Passages like Galatians 2:20 are then twisted to make the case.

Consequently, instead of a proper dichotomy being drawn between  GIFT and REWARD, salvation ends up as our reward for living a life of faith alone in… “what Jesus HAS done, not anything I do.”

Again, this not only denies the new birth, but makes “Christians” unwitting participants in a damning endeavor to keep ourselves saved by faith alone which is defined as a mere ability to see our need for a savior more and more. “Jumping directly from the commandment to obedience” is supposedly works salvation.

Jesus said, “You must be born again,” and this is exactly why He said it. Water baptism has nothing to do with a church membership found nowhere in the Bible, and it is not only about what Jesus did, it is a testimony that you have followed Christ in a literal death and resurrection.

Salvation is the abandonment of who you are, and trusting what God will do by recreating you into His own child. It is a matter of trust, because…

That which is born of the flesh is flesh, and that which is born of the Spirit is spirit. Do not marvel that I said to you, ‘You must be born again.’ The wind blows where it wishes, and you hear its sound, but you do not know where it comes from or where it goes. So it is with everyone who is born of the Spirit.


The 5 Solas: Worshiping Under the Banners of Heresy

Posted in Uncategorized by Paul M. Dohse Sr. on October 6, 2014

The Banners of Heresy 2

“If justification is completely finished, and NOTHING that we do in sanctification can change that, what do we need an elitist priesthood for? That question strikes fear in the heart of every Calvinist.”      

In another article on the five solas, we looked at sola fide, or faith alone and examined why that is false soteriology. In short, it denies the new birth and redefines it as a mere perpetual death and rebirth experience only. Because the Christian life is merely an extension of the finished work of justification, which is supposedly not finished, one must live their Christian life by faith alone in order to get from beginning justification to final justification.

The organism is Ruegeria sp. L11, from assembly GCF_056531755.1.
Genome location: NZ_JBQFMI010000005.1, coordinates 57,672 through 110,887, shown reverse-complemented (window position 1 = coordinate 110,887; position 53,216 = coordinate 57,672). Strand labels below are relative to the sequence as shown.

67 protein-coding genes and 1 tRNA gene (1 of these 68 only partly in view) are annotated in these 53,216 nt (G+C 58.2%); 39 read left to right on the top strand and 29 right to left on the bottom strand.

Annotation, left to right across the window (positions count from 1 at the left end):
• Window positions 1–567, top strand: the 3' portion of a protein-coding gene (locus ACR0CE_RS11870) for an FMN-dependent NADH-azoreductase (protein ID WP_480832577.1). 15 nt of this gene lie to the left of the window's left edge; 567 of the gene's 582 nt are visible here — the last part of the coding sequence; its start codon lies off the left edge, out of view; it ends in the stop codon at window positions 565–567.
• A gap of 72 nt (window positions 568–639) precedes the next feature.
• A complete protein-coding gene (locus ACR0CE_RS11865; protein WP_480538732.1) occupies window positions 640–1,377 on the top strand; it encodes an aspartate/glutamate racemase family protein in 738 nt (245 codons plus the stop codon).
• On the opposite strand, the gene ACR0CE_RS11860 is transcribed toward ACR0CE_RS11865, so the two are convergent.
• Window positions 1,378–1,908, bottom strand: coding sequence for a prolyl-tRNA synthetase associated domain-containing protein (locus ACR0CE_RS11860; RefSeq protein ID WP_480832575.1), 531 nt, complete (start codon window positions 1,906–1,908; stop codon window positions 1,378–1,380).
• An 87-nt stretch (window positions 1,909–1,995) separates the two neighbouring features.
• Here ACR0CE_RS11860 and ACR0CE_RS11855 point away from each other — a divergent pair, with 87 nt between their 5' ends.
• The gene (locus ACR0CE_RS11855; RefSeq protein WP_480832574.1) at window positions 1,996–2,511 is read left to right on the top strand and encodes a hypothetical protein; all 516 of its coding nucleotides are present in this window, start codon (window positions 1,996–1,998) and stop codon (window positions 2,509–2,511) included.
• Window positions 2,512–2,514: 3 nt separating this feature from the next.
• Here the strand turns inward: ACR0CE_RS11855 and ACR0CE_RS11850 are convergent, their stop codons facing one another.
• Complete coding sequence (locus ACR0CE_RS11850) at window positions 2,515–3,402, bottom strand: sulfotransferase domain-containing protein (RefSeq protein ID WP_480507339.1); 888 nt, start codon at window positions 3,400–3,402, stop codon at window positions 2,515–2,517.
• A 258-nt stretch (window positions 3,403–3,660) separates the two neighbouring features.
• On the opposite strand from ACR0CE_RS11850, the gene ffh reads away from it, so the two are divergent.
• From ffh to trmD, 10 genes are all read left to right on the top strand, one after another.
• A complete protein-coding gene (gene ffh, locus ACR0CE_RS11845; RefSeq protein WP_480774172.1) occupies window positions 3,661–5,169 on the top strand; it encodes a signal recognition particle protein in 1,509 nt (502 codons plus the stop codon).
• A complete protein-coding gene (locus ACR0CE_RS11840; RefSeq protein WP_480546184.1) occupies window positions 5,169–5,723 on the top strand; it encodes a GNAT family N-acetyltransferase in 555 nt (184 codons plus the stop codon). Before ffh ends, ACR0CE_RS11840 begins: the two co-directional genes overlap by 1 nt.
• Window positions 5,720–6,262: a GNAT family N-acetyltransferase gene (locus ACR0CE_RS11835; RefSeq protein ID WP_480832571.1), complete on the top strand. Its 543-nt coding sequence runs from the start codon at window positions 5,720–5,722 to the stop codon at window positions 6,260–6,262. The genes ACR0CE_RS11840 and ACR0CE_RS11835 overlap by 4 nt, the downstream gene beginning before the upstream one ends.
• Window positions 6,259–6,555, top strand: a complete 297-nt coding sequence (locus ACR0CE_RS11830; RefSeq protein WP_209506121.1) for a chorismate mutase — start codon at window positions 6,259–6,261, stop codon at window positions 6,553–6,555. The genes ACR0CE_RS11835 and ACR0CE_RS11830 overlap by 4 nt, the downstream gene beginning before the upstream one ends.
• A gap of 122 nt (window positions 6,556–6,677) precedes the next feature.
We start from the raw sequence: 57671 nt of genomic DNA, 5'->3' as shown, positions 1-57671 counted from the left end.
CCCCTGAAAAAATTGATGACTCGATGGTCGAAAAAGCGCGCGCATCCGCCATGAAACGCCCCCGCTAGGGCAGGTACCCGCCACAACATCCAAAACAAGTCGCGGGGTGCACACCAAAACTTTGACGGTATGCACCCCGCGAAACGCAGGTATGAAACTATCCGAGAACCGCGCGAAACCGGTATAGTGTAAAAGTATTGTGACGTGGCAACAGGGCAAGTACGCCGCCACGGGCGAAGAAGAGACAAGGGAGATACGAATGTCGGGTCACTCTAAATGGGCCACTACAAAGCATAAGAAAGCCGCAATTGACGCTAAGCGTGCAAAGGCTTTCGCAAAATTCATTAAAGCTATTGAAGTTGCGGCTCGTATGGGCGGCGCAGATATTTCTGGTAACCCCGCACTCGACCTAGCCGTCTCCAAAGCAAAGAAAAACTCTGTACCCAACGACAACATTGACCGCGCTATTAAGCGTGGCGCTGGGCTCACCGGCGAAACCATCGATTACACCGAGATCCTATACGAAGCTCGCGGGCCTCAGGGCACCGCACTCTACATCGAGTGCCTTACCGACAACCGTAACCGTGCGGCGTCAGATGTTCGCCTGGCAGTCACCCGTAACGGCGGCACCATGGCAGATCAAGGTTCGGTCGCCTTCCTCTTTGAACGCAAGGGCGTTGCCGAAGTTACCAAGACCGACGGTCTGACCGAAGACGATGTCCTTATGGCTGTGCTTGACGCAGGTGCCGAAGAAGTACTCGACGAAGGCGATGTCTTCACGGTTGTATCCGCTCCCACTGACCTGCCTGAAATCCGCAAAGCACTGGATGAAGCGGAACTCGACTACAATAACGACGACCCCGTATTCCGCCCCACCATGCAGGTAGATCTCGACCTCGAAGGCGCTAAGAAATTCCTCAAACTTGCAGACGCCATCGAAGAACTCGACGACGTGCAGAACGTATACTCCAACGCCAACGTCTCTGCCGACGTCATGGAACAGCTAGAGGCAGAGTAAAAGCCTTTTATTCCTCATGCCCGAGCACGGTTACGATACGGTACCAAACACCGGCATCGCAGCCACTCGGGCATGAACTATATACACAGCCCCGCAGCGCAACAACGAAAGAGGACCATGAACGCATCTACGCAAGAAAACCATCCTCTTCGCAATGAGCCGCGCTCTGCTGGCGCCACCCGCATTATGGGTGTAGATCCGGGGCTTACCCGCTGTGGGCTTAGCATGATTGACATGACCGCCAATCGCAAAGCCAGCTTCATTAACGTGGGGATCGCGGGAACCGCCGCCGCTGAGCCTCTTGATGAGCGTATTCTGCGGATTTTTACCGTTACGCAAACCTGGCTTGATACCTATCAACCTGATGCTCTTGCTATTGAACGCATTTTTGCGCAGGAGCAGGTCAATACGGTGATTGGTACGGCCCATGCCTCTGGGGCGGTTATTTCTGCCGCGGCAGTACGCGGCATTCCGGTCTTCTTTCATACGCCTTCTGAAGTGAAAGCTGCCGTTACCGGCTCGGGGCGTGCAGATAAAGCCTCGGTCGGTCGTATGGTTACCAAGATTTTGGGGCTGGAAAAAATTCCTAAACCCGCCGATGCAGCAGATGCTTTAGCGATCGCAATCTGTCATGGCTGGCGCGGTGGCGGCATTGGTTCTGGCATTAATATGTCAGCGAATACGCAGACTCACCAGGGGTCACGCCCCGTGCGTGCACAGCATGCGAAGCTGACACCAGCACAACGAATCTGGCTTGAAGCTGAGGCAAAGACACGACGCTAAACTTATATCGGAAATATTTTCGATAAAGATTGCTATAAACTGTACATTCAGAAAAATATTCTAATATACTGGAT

It also makes law the measure of justification. The Christian life becomes an endeavor to live by sola fide in a way that results in the perfect obedience of Christ being applied to our lives in place of anything that we would do. Hence, if sanctification is not done TO US by Christ instead of us DOING the Christian life—it’s works salvation. We also looked at how this cuts off the believer from the true practice of love.

But, when justification is not a finished work, and sanctification is the progression of justification, EVERYTHING is a work. Even if you are doing nothing so that you are supposedly not involved in finishing justification, you are in fact assuming a role in the process by making sure that you don’t do anything, or closely adhere to prescribed ways of doing things that qualify as doing nothing.

This is how Reformed heresy deceives based on assumption. It is assumed that sola fide concerns justification alone, but it doesn’t. In the same way, it is assumed that solus Christus (Christ Alone) means believing in no other man as a mediator between God and you for salvation. No, solus Christus means literally Christ alone as opposed to the other Trinity members. It also means Christ alone as opposed to anything we would do in what they call “progressive sanctification” which is really progressive justification. This is also known as Christ for us or Christ 100% for us.